Beach Eye Medical Group - logo
  • Cataract Surgery
  • LASIK Vision Correction
  • General Eyecare Services
  • Optical Boutique
  • Cosmetic Eyelid & Facial Aesthetic Services
Eye logo

Archive for the ‘General Articles’ Category

General Eye Care

Tuesday, March 10th, 2015

When you think about your health, you think about your heart, blood pressure and eating right. One thing you might not consider is the health of your eyes. Your eyes are always working for you, so it is important that you take care of them. Here are some things to keep in mind about general eye care.

Eye Exams

Each year, you should have a detailed eye exam, including having your pupils dilated. An exam that includes dilation can help identify eye diseases in their early stages. Also, you might see better with contact lenses or glasses without even realizing it.

Family’s Eye Health History

Many diseases that involve the eyes run in families. This makes knowing your family’s eye health history essential to keeping your eyes in top condition. When your doctor knows the types of problems your family has faced, he will be able to determine what tests you need and precautions to take.

Eat Right

You already know eating carrots can help your eyesight. However, dark leafy greens are also essential to keeping your eyes healthy and seeing properly. Adding fish that is high in Omega 3 such as salmon and tuna can help keep your eyes in great condition too.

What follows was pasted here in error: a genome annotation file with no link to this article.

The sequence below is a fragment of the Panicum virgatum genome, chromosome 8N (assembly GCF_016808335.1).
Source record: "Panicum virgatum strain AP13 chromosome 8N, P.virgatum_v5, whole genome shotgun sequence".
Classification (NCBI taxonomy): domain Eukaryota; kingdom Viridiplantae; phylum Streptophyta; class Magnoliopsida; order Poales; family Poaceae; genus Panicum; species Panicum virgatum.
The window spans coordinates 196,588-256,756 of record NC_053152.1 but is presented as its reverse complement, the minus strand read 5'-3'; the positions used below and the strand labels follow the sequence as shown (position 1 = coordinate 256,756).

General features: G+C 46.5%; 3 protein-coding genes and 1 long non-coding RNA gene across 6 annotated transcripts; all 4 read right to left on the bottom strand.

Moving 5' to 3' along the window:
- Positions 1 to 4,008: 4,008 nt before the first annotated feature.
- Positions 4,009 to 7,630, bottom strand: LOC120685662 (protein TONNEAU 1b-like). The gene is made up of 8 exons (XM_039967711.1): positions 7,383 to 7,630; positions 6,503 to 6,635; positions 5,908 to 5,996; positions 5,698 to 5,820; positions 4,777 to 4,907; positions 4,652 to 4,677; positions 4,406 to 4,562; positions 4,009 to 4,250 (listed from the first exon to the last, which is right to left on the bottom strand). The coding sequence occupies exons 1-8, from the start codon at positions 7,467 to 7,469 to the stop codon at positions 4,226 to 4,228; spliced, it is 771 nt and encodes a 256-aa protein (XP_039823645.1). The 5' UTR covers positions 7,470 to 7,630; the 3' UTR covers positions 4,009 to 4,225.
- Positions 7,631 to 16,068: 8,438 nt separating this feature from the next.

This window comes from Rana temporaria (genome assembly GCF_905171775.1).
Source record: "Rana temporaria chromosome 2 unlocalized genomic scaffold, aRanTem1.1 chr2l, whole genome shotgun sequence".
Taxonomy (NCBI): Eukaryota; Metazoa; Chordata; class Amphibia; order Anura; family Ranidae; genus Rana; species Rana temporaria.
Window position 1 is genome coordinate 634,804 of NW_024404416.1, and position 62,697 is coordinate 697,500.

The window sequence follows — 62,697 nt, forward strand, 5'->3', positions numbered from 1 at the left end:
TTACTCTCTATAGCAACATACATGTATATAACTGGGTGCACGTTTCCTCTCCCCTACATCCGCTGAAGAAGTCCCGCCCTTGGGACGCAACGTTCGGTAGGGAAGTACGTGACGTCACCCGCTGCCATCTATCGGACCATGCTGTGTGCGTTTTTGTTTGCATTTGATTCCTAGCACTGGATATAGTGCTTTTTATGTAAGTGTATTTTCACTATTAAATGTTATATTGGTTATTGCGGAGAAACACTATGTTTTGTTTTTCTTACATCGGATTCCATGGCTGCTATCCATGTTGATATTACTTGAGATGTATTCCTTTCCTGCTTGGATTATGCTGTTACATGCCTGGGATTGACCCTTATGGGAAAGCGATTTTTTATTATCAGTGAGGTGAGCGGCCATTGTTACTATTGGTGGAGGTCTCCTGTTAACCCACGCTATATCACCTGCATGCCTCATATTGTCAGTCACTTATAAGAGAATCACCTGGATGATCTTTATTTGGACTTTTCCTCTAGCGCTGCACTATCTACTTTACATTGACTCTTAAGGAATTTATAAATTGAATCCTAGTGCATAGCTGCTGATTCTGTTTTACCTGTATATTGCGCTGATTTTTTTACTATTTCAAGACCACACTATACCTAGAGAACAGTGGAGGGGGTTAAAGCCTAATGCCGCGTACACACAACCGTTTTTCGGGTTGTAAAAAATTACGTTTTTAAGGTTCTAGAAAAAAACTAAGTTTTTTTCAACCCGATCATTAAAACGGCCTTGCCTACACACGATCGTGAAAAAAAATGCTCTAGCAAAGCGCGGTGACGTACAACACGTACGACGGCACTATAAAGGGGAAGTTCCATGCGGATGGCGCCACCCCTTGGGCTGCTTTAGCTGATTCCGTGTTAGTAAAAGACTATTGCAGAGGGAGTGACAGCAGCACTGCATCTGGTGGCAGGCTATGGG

Wear Sunglasses

Sunglasses are more than a fashion statement. They are the first line of defense for your eyes against the sun and its UV rays. However, make sure you are purchasing pairs that block out 99 to 100 percent of the sun’s UV-A and UV-B radiation.

Eyes Need a Break Too

In today’s modern world, you probably spend extended periods looking at a computer screen. When you are looking at a computer, you do not blink as often as you should, causing eye strain. There is a well-known formula to help: the 20-20-20. After 20 minutes, you should look about 20 feet away from your computer for 20 seconds to give your eyes the break they need.

The best thing you can do for your eyes is to get regular exams. Beach Eye Medical Group is ready to help you get your eyes in tip-top shape. Please contact us to schedule an appointment and learn more about general eye care.

General Eye Care in the News: Breakthrough in AMD Treatment Announced

Tuesday, March 3rd, 2015